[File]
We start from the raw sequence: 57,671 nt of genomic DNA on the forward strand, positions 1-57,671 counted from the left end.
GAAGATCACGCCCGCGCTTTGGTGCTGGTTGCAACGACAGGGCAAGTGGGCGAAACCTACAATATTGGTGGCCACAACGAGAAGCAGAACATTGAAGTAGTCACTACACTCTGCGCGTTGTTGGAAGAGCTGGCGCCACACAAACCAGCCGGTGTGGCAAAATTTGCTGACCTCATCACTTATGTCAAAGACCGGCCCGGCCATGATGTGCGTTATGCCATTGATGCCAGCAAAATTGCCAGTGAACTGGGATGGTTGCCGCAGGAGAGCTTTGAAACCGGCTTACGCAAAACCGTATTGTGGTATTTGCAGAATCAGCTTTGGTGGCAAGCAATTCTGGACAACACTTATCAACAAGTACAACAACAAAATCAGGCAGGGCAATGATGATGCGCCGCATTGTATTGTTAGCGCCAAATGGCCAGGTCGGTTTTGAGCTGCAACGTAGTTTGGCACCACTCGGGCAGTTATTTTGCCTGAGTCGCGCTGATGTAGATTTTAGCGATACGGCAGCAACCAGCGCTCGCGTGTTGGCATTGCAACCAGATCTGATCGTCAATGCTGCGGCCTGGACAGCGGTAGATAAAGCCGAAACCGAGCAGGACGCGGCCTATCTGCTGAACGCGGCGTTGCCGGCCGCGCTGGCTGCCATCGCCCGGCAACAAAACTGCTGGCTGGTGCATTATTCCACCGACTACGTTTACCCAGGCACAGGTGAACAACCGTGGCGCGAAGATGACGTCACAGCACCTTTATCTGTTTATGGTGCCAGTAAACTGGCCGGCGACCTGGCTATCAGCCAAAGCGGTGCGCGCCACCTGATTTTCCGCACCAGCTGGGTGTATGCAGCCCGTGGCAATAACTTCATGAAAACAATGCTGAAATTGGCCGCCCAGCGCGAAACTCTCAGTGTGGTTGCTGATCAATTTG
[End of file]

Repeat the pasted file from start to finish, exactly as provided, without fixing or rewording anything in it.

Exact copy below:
We start from the raw sequence: 57,671 nt of genomic DNA on the forward strand, positions 1-57,671 counted from the left end.
GAAGATCACGCCCGCGCTTTGGTGCTGGTTGCAACGACAGGGCAAGTGGGCGAAACCTACAATATTGGTGGCCACAACGAGAAGCAGAACATTGAAGTAGTCACTACACTCTGCGCGTTGTTGGAAGAGCTGGCGCCACACAAACCAGCCGGTGTGGCAAAATTTGCTGACCTCATCACTTATGTCAAAGACCGGCCCGGCCATGATGTGCGTTATGCCATTGATGCCAGCAAAATTGCCAGTGAACTGGGATGGTTGCCGCAGGAGAGCTTTGAAACCGGCTTACGCAAAACCGTATTGTGGTATTTGCAGAATCAGCTTTGGTGGCAAGCAATTCTGGACAACACTTATCAACAAGTACAACAACAAAATCAGGCAGGGCAATGATGATGCGCCGCATTGTATTGTTAGCGCCAAATGGCCAGGTCGGTTTTGAGCTGCAACGTAGTTTGGCACCACTCGGGCAGTTATTTTGCCTGAGTCGCGCTGATGTAGATTTTAGCGATACGGCAGCAACCAGCGCTCGCGTGTTGGCATTGCAACCAGATCTGATCGTCAATGCTGCGGCCTGGACAGCGGTAGATAAAGCCGAAACCGAGCAGGACGCGGCCTATCTGCTGAACGCGGCGTTGCCGGCCGCGCTGGCTGCCATCGCCCGGCAACAAAACTGCTGGCTGGTGCATTATTCCACCGACTACGTTTACCCAGGCACAGGTGAACAACCGTGGCGCGAAGATGACGTCACAGCACCTTTATCTGTTTATGGTGCCAGTAAACTGGCCGGCGACCTGGCTATCAGCCAAAGCGGTGCGCGCCACCTGATTTTCCGCACCAGCTGGGTGTATGCAGCCCGTGGCAATAACTTCATGAAAACAATGCTGAAATTGGCCGCCCAGCGCGAAACTCTCAGTGTGGTTGCTGATCAATTTG